reservation of a right to assert claims does not constitute recourse.
If creditor A assumes the entire credit risk, the transfer is without
recourse, and the credit becomes the covered credit of that creditor,
despite reservation of any right to assert claims against B.
47. Where creditor A purchases covered credit of creditor B on a less
than 100% recourse basis, must the transferred credit be apportioned
between the two creditors on the basis of the extent of the recourse?
Answer: No.
If creditor A has any recourse to creditor B on that
transfer of credit, the transfer is with recourse, and the transferred
credit therefore would be considered covered credit of creditor B.
48. A guarantor of a loan that constitutes covered credit is required
to repay a loan to a creditor when the borrower defaults; as a consequence,
the guarantor acquires the loan note from the creditor.
Is the loan now
covered credit of the guarantor?
Answer: No.
the definition of "covered credit" under Subpart A is not
intended to include obligations acquired by guarantors solely by virtue
of their having had to repay debts of third parties arising from their
guarantee obligations.
49. While acting as a trustee, a bank makes a loan of the type that
would be covered credit to a beneficiary of the trust.
Is the bank
extending covered credit?


Q & A —



Changes in Terms of Consumer Credit Accounts -- Page 3
7. A creditor wishes to change the terms of its existing open-end accounts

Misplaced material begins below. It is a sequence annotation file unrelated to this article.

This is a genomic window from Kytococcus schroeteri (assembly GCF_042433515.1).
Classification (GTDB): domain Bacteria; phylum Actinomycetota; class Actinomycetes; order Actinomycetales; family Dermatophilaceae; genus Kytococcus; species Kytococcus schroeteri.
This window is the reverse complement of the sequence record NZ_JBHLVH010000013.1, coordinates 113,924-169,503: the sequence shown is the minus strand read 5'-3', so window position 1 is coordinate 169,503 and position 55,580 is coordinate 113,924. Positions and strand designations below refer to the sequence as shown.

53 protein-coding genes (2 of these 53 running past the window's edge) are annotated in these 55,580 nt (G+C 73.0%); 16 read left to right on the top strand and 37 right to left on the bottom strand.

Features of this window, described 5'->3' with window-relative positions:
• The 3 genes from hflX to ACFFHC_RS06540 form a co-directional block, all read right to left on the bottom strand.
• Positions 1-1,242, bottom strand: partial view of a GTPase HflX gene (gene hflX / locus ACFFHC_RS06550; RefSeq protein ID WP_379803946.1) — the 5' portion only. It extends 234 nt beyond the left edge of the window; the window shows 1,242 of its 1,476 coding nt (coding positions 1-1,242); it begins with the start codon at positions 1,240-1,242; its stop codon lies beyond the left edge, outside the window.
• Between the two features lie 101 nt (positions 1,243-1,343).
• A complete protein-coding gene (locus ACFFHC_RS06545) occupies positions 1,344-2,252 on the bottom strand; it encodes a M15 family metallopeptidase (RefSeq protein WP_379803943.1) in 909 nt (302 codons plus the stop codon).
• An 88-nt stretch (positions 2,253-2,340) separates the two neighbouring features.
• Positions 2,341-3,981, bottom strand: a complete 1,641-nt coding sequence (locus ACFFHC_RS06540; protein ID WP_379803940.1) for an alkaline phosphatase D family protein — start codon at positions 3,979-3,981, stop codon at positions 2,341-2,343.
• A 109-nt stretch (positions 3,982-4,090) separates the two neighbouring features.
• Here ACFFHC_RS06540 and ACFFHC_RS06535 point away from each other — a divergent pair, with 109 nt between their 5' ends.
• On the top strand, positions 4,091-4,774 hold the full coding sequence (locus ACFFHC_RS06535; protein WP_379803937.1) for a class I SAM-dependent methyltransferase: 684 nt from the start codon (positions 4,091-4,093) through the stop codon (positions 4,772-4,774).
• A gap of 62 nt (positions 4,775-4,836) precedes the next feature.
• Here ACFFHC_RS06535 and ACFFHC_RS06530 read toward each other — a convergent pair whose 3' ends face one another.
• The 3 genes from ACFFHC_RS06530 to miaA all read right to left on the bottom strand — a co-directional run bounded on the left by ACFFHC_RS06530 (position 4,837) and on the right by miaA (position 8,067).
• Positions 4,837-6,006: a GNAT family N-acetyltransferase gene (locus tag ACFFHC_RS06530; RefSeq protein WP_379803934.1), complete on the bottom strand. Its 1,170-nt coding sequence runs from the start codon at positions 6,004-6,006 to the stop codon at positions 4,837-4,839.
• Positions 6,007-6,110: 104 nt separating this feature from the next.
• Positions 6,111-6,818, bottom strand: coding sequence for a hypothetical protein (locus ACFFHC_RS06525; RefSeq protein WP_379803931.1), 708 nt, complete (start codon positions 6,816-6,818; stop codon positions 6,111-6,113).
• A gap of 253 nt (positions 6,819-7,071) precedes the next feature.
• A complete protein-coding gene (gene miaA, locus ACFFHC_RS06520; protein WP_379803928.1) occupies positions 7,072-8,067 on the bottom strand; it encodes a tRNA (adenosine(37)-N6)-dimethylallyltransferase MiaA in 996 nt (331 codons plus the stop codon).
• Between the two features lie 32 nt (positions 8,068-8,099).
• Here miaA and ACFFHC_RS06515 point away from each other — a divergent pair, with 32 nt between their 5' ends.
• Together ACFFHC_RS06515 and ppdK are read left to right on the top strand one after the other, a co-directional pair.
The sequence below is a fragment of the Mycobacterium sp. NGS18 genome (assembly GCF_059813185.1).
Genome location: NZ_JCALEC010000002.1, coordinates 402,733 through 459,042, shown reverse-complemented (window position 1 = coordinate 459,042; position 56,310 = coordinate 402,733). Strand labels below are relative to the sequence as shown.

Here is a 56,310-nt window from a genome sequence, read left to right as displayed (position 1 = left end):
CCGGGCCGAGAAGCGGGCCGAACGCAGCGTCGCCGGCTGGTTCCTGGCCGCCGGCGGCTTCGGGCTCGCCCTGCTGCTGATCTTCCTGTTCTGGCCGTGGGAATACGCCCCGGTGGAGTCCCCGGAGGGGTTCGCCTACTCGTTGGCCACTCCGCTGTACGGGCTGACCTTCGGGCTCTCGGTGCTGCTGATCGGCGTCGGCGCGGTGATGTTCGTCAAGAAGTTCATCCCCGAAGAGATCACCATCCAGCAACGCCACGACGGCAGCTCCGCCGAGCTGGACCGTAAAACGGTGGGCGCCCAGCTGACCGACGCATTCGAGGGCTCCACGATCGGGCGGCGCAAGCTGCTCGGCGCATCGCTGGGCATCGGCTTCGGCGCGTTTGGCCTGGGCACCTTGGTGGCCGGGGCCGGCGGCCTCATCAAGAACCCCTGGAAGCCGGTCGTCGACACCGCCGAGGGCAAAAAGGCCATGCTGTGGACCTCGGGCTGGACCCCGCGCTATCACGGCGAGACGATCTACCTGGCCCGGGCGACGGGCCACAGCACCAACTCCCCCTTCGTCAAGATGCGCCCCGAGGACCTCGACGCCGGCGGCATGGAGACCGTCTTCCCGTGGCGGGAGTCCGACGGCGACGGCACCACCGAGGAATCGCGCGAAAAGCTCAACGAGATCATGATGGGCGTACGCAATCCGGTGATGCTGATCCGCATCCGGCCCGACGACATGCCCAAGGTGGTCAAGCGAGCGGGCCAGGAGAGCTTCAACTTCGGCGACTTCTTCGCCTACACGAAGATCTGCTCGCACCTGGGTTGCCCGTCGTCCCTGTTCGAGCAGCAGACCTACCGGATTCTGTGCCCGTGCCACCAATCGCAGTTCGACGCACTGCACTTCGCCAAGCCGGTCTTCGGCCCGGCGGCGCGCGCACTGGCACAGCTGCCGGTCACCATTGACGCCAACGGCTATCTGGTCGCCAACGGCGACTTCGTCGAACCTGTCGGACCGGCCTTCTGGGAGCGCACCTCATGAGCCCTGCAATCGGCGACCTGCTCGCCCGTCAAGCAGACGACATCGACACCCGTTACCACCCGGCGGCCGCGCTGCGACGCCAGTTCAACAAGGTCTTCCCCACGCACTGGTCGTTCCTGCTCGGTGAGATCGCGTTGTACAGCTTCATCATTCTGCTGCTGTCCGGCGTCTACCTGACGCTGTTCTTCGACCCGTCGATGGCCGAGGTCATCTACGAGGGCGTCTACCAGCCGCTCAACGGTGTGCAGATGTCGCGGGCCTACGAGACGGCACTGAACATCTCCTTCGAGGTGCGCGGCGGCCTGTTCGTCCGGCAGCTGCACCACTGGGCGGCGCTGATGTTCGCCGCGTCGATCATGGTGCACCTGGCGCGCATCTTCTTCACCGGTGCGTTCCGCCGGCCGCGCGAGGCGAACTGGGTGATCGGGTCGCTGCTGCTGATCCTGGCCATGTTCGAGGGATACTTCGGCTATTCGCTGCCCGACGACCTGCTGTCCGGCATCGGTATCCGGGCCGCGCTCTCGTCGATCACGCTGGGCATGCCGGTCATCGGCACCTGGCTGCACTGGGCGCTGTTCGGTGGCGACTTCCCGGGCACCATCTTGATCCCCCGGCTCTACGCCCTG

to allow imposition of a variable annual percentage rate (APR). Must it
provide the notice and o p t i o n s r e q u i r e d by Section 229.6 of Subpart A
(Announced 4/2/80) each time the rate varies?
Answer: The creditor need not comply with Section 229.6 on all subsequent
rate changes if, in disclosing the variable rate APR initially under this
rule, the creditor informs the customer of:
(1) the fact that the rate is
subject to change; (2) the conditions under which the rate may be changed;
and (3) any maximum and minimum rates possible.
Later changes in the AP R
that conform with these disclosures would not require any further notice
under Section 229.6.
8. Prior to the effective date of Section 229.6 (which applies to changes where
notices were sent after March 1 4 ) ^ creditor with open-end credit accounts imposed
a variable annual percentage rate and disclosed that fact to consumers under
Interpretation 226.707 of Regulation Z (Truth in Lending). When the APR on the
accounts subsequently changes, in accord with the previously-disclosed variable
rate provision, must the creditor comply with the change-in-terms rule in Section